EMPEROR-Reduced: Empagliflozin Associated With Lower Risk of CV Death, Hospitalizations in Chronic HF Patients

Among patients receiving recommended therapy for heart failure, those who also received empagliflozin had a lower risk of cardiovascular death or hospitalization for heart failure, according to findings from the EMPEROR-Reduced trial presented at ESC Congress 2020 and simultaneously published in the New England Journal of Medicine (NEJM). Researchers noted these findings were consistent regardless of the presence or absence of diabetes.

Researchers led by Milton Packer, MD, FACC, et al., randomly assigned 3,730 patients with chronic heart failure and an ejection fraction of 40% or less to receive empagliflozin (10 mg once daily) or placebo, in addition to recommended therapy. The patients were from 520 centers spanning 20 countries. The primary outcome was a composite of cardiovascular death or hospitalization for worsening heart failure, which occurred in 19.4% of patients assigned to the empagliflozin group, compared with 24.7% in the placebo group. Secondary outcomes included the occurrence of all adjudicated hospitalizations for heart failure, including first and re-current events, as well as the rate of the decline in the estimated glomerular filtration rate (GFR) during double-blind treatment.

"In our trial, the combined risk of cardiovascular death or hospitalization for heart failure was 25% lower among the patients who received empagliflozin than among those who received placebo, a difference that was primarily related to a 31% lower risk of hospitalization for heart failure," the researchers said. The annual rate of decline in the estimated GFR was also slower in the empagliflozin group than in the placebo group and empagliflozin-treated patients had a lower risk of serious renal outcomes. Additionally, Packer and colleagues found the benefits associated with empagliflozin "were seen in patients receiving any of the currently recommended drugs for heart failure, including sacubitril–valsartan, and were seen regardless of the presence or absence of diabetes.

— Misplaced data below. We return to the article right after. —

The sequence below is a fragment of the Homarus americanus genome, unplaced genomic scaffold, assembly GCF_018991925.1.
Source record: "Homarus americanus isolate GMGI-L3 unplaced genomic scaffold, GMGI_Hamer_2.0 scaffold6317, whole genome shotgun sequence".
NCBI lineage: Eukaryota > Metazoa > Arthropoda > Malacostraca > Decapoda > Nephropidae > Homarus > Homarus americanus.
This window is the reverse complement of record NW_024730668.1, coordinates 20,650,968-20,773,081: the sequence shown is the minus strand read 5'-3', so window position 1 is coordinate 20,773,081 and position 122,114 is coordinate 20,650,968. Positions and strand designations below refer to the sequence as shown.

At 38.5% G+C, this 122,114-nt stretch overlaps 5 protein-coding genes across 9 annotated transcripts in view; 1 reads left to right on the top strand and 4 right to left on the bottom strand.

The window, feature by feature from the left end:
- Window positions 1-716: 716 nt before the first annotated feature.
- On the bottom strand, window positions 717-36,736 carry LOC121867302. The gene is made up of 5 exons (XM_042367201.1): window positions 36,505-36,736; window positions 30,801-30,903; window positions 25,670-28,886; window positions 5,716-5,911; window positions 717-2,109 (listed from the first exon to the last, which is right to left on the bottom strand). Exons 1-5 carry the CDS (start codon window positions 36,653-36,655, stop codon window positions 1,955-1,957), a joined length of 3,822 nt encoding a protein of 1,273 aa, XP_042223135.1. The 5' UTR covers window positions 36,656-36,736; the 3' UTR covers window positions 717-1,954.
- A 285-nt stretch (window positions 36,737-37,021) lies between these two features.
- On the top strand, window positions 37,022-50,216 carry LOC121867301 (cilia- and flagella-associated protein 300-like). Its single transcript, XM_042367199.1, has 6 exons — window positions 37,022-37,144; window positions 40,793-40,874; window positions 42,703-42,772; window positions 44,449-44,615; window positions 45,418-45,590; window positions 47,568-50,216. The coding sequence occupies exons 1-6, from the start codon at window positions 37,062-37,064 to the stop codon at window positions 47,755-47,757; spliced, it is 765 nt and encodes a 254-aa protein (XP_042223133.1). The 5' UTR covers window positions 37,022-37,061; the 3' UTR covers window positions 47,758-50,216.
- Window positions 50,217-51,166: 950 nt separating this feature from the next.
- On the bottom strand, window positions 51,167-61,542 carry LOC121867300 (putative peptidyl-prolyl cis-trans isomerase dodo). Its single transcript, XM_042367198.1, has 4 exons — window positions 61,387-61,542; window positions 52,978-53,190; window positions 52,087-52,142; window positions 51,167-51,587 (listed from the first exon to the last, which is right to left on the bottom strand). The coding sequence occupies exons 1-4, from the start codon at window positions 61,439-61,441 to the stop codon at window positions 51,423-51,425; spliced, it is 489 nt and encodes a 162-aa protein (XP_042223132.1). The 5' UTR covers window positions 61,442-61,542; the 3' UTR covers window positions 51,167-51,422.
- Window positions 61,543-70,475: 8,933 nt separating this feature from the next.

"The results of EMPEROR-Reduced add more support for the role of SGLT2 inhibitors to reduce risk across a wide range of cardiovascular risk in patients with diabetes, as articulated in the recent ACC Expert Consensus Decision Pathway focused on cardiovascular risk reduction in patients with diabetes," said James Januzzi, MD, FACC, one of the study investigators and a member of the ACC's Solution Set Oversight Committee. "Cardiovascular clinicians should be thinking of SGLT2 inhibitors not only as glucose lowering drugs, but agents that substantially reduce cardiovascular risk."

In a related editorial published in NEJM, John A. Jarcho, MD, FACC, writes that the "results of the EMPEROR-Reduced trial confirm that the findings in DAPA-HF were no fluke and substantially strengthen the rationale for the use of SGLT2 inhibitors in patients with heart failure and a reduced ejection fraction." He notes that "guidelines committees will now need to contend with the evidence."

Clinical Topics: Diabetes and Cardiometabolic Disease, Dyslipidemia, Heart Failure and Cardiomyopathies, Prevention, Acute Heart Failure

Keywords: ESC Congress, ESC20, Dyslipidemias, Metabolic Syndrome, Primary Prevention, Heart Failure, Stroke Volume, Ventricular Dysfunction, Left, Diabetes Mellitus

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